Low levels of HDL-C (see Table 1) are present in millions of men and women in the United States. Because of the rising epidemic of obesity and diabetes, the number of individuals whose HDL-C is low is increasing every year. On the basis of the results of your lipid profile, your doctor may recommend the initiation of lifestyle modification and, if necessary, may couple these measures with medications to help raise your HDL-C (discussed below).
Beneficial Effects of HDL
HDL-C is beneficial for a number of reasons. The most important is its ability to drive a process called “reverse cholesterol transport.”4 HDL is something of a mop in that it helps to extract excess cholesterol deposited in blood vessel walls and deliver it back to the liver for elimination through the gastrointestinal tract (see the Figure). In general, the higher your HDL-C, the greater your capacity to remove cholesterol and prevent dangerous blockages from developing in your blood vessels. HDL-C helps to keep your blood vessels widened (dilated), thereby promoting better blood flow. HDL-C also reduces blood vessel injury through its antioxidant and antiinflammatory functions, among other effects.
Lifestyle Modification and HDL-C
Lifestyle modification is always frontline therapy for men and women with low HDL-C. Obesity, cigarette smoking, and a sedentary lifestyle all reduce blood levels of HDL-C.5,6 In contrast, weight loss, smoking cessation, and exercise all promote raising HDL-C. If you are obese and then lose weight, the greater your weight loss and reduction in the circumference of your waist, the greater will be the elevation in your HDL-C level. The more you exercise, the more your HDL-C will increase. If you quit smoking, then your HDL-C can increase up to 15% to 20%, an elevation on par with some of the best drugs available for raising HDL-C. Increased fish7 and reduced carbohydrate consumption both are associated with higher HDL-C. The so-called Mediterranean diet (a diet enriched with fruits, vegetables, whole grains, olive oil, and legumes) is associated with increased HDL-C.8 Alcohol consumption can raise HDL-C significantly,6 but this benefit must be counterbalanced with knowledge of the risks of alcohol consumption. In general, the average patient could responsibly consume 2 to 6 ounces of wine with each evening’s meal.9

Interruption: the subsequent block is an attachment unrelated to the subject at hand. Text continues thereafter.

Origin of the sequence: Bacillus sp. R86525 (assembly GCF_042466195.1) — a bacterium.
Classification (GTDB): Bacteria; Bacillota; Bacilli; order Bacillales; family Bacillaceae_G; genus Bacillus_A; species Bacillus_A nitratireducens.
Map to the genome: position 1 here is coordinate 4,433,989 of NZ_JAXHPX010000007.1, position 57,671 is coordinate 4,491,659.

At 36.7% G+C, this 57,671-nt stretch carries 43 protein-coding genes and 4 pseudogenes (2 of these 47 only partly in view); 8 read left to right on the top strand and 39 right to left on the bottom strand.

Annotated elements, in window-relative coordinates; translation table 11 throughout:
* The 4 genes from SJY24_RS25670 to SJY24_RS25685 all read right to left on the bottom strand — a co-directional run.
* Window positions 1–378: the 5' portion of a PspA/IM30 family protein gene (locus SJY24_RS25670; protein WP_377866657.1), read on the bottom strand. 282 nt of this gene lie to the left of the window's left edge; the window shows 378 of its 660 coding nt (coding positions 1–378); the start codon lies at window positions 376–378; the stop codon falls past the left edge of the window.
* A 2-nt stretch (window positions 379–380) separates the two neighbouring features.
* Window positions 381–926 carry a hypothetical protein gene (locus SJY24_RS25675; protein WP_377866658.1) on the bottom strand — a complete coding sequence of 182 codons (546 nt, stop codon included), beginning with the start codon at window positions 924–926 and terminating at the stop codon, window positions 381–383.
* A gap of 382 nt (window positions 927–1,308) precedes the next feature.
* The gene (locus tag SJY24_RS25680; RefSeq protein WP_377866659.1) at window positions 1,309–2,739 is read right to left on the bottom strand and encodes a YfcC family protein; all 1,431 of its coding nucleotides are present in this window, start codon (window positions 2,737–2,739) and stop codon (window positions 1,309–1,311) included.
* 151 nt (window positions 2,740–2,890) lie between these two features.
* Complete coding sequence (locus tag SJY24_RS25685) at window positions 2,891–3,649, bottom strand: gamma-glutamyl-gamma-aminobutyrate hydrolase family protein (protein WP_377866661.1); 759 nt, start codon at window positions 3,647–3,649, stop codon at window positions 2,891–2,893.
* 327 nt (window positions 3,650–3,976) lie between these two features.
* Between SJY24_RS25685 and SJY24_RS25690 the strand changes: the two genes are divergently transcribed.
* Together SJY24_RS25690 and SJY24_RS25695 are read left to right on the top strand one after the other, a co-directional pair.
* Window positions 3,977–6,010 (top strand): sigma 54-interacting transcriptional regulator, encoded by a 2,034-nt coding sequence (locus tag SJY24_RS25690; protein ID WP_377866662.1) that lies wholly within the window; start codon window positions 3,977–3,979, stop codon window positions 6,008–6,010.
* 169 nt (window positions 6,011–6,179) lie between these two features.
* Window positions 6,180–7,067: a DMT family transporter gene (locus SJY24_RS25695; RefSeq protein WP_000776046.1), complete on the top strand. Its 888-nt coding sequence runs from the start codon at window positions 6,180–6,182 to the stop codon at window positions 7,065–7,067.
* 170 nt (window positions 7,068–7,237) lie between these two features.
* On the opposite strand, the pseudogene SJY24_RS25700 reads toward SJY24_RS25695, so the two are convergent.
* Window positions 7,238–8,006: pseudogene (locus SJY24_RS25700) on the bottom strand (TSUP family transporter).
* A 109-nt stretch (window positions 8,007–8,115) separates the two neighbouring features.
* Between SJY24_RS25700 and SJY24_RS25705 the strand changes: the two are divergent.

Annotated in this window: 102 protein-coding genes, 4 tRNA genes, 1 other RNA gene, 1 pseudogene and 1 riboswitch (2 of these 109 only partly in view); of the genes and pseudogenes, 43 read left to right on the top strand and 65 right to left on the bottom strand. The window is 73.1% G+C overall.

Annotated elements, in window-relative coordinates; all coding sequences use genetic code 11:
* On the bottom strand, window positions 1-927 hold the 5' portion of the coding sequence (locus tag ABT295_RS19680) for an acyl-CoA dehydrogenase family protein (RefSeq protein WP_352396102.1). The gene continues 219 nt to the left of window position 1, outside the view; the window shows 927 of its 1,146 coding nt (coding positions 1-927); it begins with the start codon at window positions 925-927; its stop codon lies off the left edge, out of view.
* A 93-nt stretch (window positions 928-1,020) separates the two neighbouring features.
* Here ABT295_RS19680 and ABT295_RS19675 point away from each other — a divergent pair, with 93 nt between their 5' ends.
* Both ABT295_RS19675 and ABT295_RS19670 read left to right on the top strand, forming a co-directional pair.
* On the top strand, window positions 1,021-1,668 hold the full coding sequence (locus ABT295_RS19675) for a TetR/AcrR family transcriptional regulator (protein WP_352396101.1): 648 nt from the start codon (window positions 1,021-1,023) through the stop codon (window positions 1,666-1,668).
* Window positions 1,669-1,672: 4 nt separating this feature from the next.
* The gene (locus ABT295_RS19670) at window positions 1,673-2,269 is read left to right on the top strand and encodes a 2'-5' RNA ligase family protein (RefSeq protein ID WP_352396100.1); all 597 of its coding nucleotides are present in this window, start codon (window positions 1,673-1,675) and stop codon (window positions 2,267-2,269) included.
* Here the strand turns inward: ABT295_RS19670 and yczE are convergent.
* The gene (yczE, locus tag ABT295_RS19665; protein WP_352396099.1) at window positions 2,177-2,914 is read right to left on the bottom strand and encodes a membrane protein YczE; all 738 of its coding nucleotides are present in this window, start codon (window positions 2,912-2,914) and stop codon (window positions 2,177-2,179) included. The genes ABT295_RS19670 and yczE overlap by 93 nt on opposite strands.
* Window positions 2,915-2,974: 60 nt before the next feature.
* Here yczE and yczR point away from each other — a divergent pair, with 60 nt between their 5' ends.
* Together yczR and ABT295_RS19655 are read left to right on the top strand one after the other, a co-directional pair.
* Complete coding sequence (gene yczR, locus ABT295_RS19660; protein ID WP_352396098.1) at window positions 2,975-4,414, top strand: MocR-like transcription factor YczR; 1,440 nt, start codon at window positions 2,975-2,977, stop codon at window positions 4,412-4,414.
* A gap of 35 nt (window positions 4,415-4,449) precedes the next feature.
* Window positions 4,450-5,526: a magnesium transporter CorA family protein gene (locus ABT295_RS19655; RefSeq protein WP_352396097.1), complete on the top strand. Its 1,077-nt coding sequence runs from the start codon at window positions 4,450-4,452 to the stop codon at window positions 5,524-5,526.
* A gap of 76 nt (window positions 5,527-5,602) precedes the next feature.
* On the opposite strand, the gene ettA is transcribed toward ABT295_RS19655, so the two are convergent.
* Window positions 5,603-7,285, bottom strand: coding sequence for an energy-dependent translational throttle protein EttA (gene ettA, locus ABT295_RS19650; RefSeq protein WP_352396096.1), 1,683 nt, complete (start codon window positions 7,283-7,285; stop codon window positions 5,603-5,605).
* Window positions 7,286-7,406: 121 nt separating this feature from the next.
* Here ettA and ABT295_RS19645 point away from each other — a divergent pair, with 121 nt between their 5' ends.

Medications That Raise HDL-C
For many patients, lifestyle modification may not be enough to achieve adequate elevations in HDL-C. Your heredity plays an important role in regulating the level of your HDL-C. Mutations in one or more genes can give some people a very high level of HDL-C and predispose others to very low levels of HDL-C. Many patients will require the combination of medication with lifestyle modification.
A number of medications can have an impact on blood levels of HDL-C.10 The statins have been shown to reduce the risk of heart attack and death in patients with high LDL-C and low HDL-C. Fibrates (gemfibrozil, fenofibrate) are an effective therapy for patients with high triglycerides and low HDL-C. Niacin is the most potent drug currently available for raising HDL-C and has been shown to reduce the risk of heart attack and stroke in patients with heart disease. Several forms of niacin are available, but dietary-supplement niacin must not be substituted for the niacin that your doctor prescribes because the supplement can cause significant liver injury. When taking a statin and niacin in combination, patients with low HDL-C should not take vitamin E, vitamin C, or beta-carotene supplements because these agents appear to impair the ability of statins and niacin to raise HDL-C. If you are asked to stop taking your antioxidant vitamins, you will not be missing out on much. In several studies, antioxidant vitamins had no effect on risk for cardiovascular disease.